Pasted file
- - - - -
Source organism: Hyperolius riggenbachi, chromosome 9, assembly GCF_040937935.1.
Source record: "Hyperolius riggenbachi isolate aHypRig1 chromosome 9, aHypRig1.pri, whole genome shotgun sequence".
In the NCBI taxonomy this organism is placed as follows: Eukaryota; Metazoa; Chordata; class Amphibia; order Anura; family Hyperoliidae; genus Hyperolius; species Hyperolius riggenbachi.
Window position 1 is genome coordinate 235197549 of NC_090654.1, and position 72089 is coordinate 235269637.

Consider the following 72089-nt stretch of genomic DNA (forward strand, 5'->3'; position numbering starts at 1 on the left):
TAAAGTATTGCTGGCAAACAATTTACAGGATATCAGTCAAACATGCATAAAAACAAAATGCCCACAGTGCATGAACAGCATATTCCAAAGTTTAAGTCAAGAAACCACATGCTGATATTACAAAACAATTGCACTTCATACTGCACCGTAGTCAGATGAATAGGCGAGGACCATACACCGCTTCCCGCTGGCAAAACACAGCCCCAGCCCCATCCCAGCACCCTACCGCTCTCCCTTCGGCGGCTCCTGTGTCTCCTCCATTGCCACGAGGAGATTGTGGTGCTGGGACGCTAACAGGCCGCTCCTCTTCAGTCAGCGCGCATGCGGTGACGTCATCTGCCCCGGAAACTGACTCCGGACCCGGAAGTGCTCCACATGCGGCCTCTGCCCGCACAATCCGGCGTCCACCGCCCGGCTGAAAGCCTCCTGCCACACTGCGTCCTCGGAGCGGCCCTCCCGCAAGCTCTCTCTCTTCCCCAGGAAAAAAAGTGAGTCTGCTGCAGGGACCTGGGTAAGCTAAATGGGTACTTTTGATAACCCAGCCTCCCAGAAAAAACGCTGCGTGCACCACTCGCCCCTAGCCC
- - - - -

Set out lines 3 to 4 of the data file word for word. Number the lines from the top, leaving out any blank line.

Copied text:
In the NCBI taxonomy this organism is placed as follows: Eukaryota; Metazoa; Chordata; class Amphibia; order Anura; family Hyperoliidae; genus Hyperolius; species Hyperolius riggenbachi.
Window position 1 is genome coordinate 235197549 of NC_090654.1, and position 72089 is coordinate 235269637.